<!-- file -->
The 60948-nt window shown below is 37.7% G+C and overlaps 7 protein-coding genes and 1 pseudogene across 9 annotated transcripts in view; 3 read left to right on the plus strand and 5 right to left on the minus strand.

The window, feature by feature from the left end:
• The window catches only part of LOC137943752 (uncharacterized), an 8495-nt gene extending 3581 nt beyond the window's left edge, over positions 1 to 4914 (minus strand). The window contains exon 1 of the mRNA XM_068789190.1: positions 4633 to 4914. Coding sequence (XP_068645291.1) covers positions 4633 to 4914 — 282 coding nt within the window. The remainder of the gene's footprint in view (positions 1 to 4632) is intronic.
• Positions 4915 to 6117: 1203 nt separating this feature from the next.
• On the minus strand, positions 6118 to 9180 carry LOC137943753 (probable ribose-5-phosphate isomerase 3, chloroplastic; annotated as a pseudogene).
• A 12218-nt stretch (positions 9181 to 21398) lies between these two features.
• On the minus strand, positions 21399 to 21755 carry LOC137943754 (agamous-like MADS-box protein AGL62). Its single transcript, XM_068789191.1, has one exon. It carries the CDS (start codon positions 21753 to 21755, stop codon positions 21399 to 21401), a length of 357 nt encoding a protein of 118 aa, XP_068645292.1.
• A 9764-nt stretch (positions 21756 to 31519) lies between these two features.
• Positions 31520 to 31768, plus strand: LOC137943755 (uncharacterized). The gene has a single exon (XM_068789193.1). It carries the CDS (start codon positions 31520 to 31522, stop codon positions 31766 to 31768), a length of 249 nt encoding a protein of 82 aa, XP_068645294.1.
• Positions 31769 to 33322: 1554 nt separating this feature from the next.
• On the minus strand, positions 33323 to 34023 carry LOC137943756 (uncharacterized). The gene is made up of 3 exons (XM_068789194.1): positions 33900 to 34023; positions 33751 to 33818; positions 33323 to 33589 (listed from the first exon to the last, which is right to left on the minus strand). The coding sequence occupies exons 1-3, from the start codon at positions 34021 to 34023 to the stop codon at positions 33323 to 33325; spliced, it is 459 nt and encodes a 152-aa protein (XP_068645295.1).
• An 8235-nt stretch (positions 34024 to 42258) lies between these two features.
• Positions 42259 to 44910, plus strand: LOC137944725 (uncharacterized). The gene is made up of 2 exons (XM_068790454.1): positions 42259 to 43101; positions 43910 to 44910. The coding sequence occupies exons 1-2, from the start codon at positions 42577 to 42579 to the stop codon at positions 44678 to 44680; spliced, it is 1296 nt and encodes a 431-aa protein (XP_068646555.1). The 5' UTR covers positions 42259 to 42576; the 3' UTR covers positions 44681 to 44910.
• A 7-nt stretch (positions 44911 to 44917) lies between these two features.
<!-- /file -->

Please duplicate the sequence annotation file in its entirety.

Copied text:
The 60948-nt window shown below is 37.7% G+C and overlaps 7 protein-coding genes and 1 pseudogene across 9 annotated transcripts in view; 3 read left to right on the plus strand and 5 right to left on the minus strand.

The window, feature by feature from the left end:
• The window catches only part of LOC137943752 (uncharacterized), an 8495-nt gene extending 3581 nt beyond the window's left edge, over positions 1 to 4914 (minus strand). The window contains exon 1 of the mRNA XM_068789190.1: positions 4633 to 4914. Coding sequence (XP_068645291.1) covers positions 4633 to 4914 — 282 coding nt within the window. The remainder of the gene's footprint in view (positions 1 to 4632) is intronic.
• Positions 4915 to 6117: 1203 nt separating this feature from the next.
• On the minus strand, positions 6118 to 9180 carry LOC137943753 (probable ribose-5-phosphate isomerase 3, chloroplastic; annotated as a pseudogene).
• A 12218-nt stretch (positions 9181 to 21398) lies between these two features.
• On the minus strand, positions 21399 to 21755 carry LOC137943754 (agamous-like MADS-box protein AGL62). Its single transcript, XM_068789191.1, has one exon. It carries the CDS (start codon positions 21753 to 21755, stop codon positions 21399 to 21401), a length of 357 nt encoding a protein of 118 aa, XP_068645292.1.
• A 9764-nt stretch (positions 21756 to 31519) lies between these two features.
• Positions 31520 to 31768, plus strand: LOC137943755 (uncharacterized). The gene has a single exon (XM_068789193.1). It carries the CDS (start codon positions 31520 to 31522, stop codon positions 31766 to 31768), a length of 249 nt encoding a protein of 82 aa, XP_068645294.1.
• Positions 31769 to 33322: 1554 nt separating this feature from the next.
• On the minus strand, positions 33323 to 34023 carry LOC137943756 (uncharacterized). The gene is made up of 3 exons (XM_068789194.1): positions 33900 to 34023; positions 33751 to 33818; positions 33323 to 33589 (listed from the first exon to the last, which is right to left on the minus strand). The coding sequence occupies exons 1-3, from the start codon at positions 34021 to 34023 to the stop codon at positions 33323 to 33325; spliced, it is 459 nt and encodes a 152-aa protein (XP_068645295.1).
• An 8235-nt stretch (positions 34024 to 42258) lies between these two features.
• Positions 42259 to 44910, plus strand: LOC137944725 (uncharacterized). The gene is made up of 2 exons (XM_068790454.1): positions 42259 to 43101; positions 43910 to 44910. The coding sequence occupies exons 1-2, from the start codon at positions 42577 to 42579 to the stop codon at positions 44678 to 44680; spliced, it is 1296 nt and encodes a 431-aa protein (XP_068646555.1). The 5' UTR covers positions 42259 to 42576; the 3' UTR covers positions 44681 to 44910.
• A 7-nt stretch (positions 44911 to 44917) lies between these two features.